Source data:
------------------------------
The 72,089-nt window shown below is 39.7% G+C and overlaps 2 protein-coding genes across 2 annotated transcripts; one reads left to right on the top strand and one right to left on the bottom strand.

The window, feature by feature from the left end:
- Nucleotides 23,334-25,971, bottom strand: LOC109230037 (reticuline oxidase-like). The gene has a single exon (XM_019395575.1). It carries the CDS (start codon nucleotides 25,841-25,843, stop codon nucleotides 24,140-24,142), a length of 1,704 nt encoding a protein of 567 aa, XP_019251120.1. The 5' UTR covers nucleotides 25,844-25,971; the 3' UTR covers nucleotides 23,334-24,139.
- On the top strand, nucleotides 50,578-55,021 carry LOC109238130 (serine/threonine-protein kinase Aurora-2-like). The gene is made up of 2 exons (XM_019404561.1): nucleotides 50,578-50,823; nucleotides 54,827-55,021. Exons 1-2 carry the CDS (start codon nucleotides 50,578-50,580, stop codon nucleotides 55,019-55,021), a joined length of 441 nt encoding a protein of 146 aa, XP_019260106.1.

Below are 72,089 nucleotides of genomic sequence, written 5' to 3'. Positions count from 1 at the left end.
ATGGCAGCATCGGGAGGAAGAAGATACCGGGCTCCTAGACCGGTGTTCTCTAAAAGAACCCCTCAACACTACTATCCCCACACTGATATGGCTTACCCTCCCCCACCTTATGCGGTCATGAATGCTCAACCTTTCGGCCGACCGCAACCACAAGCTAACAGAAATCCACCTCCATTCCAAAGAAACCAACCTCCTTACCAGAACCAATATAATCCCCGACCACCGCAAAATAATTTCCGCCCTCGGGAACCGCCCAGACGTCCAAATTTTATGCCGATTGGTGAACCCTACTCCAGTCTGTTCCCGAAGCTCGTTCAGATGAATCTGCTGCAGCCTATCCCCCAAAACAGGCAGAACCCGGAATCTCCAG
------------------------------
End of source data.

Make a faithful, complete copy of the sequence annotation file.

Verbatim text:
The 72,089-nt window shown below is 39.7% G+C and overlaps 2 protein-coding genes across 2 annotated transcripts; one reads left to right on the top strand and one right to left on the bottom strand.

The window, feature by feature from the left end:
- Nucleotides 23,334-25,971, bottom strand: LOC109230037 (reticuline oxidase-like). The gene has a single exon (XM_019395575.1). It carries the CDS (start codon nucleotides 25,841-25,843, stop codon nucleotides 24,140-24,142), a length of 1,704 nt encoding a protein of 567 aa, XP_019251120.1. The 5' UTR covers nucleotides 25,844-25,971; the 3' UTR covers nucleotides 23,334-24,139.
- On the top strand, nucleotides 50,578-55,021 carry LOC109238130 (serine/threonine-protein kinase Aurora-2-like). The gene is made up of 2 exons (XM_019404561.1): nucleotides 50,578-50,823; nucleotides 54,827-55,021. Exons 1-2 carry the CDS (start codon nucleotides 50,578-50,580, stop codon nucleotides 55,019-55,021), a joined length of 441 nt encoding a protein of 146 aa, XP_019260106.1.

Below are 72,089 nucleotides of genomic sequence, written 5' to 3'. Positions count from 1 at the left end.
ATGGCAGCATCGGGAGGAAGAAGATACCGGGCTCCTAGACCGGTGTTCTCTAAAAGAACCCCTCAACACTACTATCCCCACACTGATATGGCTTACCCTCCCCCACCTTATGCGGTCATGAATGCTCAACCTTTCGGCCGACCGCAACCACAAGCTAACAGAAATCCACCTCCATTCCAAAGAAACCAACCTCCTTACCAGAACCAATATAATCCCCGACCACCGCAAAATAATTTCCGCCCTCGGGAACCGCCCAGACGTCCAAATTTTATGCCGATTGGTGAACCCTACTCCAGTCTGTTCCCGAAGCTCGTTCAGATGAATCTGCTGCAGCCTATCCCCCAAAACAGGCAGAACCCGGAATCTCCAG